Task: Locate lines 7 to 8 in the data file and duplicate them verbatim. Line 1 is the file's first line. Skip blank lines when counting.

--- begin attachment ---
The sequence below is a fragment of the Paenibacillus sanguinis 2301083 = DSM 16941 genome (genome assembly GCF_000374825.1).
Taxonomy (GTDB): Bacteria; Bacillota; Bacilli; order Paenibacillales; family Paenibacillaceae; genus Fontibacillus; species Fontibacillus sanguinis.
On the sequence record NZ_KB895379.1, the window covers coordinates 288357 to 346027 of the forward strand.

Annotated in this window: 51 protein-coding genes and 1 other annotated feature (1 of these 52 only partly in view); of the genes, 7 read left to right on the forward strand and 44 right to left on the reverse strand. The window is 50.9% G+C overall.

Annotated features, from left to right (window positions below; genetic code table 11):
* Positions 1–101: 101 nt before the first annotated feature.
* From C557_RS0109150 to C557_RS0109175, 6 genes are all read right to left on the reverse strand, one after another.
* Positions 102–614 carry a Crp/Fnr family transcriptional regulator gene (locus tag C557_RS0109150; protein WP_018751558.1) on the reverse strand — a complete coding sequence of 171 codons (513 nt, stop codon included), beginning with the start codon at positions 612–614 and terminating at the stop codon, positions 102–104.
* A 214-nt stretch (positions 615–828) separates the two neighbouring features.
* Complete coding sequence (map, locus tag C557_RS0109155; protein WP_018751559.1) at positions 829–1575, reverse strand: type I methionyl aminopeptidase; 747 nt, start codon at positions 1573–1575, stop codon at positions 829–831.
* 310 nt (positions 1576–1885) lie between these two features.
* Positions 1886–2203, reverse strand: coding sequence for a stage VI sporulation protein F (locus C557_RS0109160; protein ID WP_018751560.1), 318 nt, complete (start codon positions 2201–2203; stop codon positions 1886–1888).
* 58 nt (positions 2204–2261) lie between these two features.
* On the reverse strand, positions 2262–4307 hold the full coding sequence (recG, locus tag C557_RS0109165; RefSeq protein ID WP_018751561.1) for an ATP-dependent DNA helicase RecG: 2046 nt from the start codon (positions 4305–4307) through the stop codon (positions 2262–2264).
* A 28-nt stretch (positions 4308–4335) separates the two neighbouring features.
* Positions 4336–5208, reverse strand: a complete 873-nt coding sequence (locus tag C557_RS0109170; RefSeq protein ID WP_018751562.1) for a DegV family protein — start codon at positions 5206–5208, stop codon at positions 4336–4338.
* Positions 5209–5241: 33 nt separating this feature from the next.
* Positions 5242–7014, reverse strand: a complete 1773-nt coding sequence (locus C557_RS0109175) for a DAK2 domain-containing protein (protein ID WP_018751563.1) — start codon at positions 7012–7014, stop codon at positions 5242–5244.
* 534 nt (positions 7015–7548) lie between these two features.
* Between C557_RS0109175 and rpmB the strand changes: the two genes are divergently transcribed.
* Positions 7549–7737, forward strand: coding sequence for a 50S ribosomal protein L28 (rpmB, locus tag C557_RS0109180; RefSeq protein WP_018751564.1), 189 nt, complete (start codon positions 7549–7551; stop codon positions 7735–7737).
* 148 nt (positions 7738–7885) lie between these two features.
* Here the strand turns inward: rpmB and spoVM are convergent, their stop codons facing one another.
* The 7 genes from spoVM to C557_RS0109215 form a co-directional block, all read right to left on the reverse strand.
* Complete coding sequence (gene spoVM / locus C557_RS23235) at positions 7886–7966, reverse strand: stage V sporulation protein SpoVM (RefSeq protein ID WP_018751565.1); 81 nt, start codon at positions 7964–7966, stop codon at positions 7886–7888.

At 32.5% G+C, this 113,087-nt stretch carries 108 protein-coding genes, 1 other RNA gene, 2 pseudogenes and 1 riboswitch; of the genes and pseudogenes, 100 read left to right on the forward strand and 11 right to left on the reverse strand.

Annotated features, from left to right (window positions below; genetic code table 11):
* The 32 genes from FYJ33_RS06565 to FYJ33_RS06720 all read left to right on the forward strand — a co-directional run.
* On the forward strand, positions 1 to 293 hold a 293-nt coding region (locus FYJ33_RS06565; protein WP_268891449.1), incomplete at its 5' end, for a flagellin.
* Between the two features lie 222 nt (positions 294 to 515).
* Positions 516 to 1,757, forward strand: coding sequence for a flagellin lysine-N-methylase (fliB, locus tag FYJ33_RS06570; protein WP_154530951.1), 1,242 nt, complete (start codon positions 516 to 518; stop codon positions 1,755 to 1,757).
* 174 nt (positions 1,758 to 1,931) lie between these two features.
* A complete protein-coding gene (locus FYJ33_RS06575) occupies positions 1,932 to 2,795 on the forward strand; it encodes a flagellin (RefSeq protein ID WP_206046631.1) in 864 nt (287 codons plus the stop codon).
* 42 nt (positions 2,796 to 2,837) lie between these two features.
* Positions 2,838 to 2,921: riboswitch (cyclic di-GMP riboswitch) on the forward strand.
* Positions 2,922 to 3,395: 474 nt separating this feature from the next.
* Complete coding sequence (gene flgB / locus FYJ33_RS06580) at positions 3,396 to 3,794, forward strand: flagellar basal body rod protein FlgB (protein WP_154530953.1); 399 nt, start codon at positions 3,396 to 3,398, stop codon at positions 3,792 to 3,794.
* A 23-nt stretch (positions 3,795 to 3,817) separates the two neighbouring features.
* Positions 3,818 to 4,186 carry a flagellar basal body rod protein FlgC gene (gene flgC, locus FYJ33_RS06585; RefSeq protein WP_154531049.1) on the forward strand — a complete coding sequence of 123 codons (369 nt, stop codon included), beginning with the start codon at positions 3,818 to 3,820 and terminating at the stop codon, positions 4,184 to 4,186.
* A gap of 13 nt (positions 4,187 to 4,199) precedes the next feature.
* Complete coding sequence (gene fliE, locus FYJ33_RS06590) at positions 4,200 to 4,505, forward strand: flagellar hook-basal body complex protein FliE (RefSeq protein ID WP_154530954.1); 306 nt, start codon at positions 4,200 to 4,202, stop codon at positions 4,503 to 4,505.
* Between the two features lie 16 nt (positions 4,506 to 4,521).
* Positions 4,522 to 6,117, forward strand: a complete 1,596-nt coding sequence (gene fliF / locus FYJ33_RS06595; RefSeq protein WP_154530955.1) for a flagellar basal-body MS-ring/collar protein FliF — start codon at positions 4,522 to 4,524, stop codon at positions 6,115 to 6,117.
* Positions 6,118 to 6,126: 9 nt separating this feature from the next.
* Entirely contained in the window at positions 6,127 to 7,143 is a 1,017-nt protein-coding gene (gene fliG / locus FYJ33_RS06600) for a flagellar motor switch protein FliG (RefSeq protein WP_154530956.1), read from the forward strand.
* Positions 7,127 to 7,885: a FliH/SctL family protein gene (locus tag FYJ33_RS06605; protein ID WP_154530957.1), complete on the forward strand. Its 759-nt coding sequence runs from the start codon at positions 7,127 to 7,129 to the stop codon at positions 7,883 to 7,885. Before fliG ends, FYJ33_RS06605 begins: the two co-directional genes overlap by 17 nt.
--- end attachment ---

* From C557_RS0109150 to C557_RS0109175, 6 genes are all read right to left on the reverse strand, one after another.
* Positions 102–614 carry a Crp/Fnr family transcriptional regulator gene (locus tag C557_RS0109150; protein WP_018751558.1) on the reverse strand — a complete coding sequence of 171 codons (513 nt, stop codon included), beginning with the start codon at positions 612–614 and terminating at the stop codon, positions 102–104.